The new State aid rules help Member States to meet the ambitious EU green targets by improving energy efficiency and mitigating the effect of climate change, without undue distortions of competition in the Single Market. In particular, they introduce the following main changes: (i) broader scope of measures targeting animal diseases in aquaculture, allowing for aid to be granted for emerging animal diseases and certain invasive alien species; (ii)new categories of aid, such as aid for fleet and cessation measures (in line with EMFAF) and aid for investments in equipment that contributes to safety of fishing vessels in the Union’s outermost regions. At the same time, it should be noted that capacity enhancing measures are unlikely to be approved.

The new Guidelines were endorsed by the Commission in December 2022 and will be applicable as of 1 April 2023.

(For more information: Arianna Podesta – Tel.: +32 2 298 70 24; Nina Ferreira – Tel.: +32 229 9 81 63; Maria Tsoni – Tel.: +32 2 299 05 26)

State aid: Commission partially withdraws decision ordering Italy to recover illegal aid from airlines operating at Sardinian airports

The European Commission has partially withdrawn a 2016 decision ordering Italy to recover illegal and incompatible aid granted to certain airlines operating at Sardinian airports. The decision follows a judgment by the Court of Justice partially annulling the 2016 Commission decision.

In July 2016, the Commission found that support granted by Italy to certain airlines operating at Sardinian airports was incompatible with EU State aid rules. Four airlines – easyJet, Volotea, Ryanair and Germanwings – appealed the Commission decision. In May 2020, the General Court upheld the Commission decision with regard to easyJet, Volotea and Germanwings. In November 2022, upon further appeal by easyJet and Volotea, the Court of Justice partially annulled the Commission decision. The Court of Justice found that the Commission had failed to show that Italy granted an undue advantage to easyJet and Volotea. Ryanair’s appeal against the Commission decision, which raised the same substantive grounds of appeal as easyJet and Volotea, is pending before the General Court.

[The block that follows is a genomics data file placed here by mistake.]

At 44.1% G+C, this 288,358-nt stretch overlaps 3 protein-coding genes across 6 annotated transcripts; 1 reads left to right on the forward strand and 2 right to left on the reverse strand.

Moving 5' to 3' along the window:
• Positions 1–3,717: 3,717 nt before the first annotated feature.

In today’s decision, the Commission has partially withdrawn its 2016 decision insofar as it relates to easyJet and Volotea. Likewise, the Commission has decided to withdraw its decision as far as it concerns Ryanair. The Commission will now reassess the Italian public support granted to easyJet, Volotea and Ryanair under EU State aid rules, in view of the guidance provided by the Court of Justice. In particular, the Commission will assess whether the aid granted to those airlines does not go beyond what a private operator would be prepared to offer under the same circumstances (the so-called ‘market economic operator principle’), in accordance with the methodology established by the Court of Justice in its judgment.

The non-confidential version of the decision will be made available under the case number SA.33983 in the State aid register on the Commission’s competition website once any confidentiality issues have been resolved.

(For more information: Arianna Podesta – Tel.: +32 2 298 70 24; Nina Ferreira – Tel.: +32 229 9 81 63)

The European Commission is committed to personal data protection. Any personal data is processed in line with Regulation (EC) 2018/1725. All personal information processed by the Directorate-General for Communication / European Commission Representations is treated accordingly.

Source: Cyprus News Agency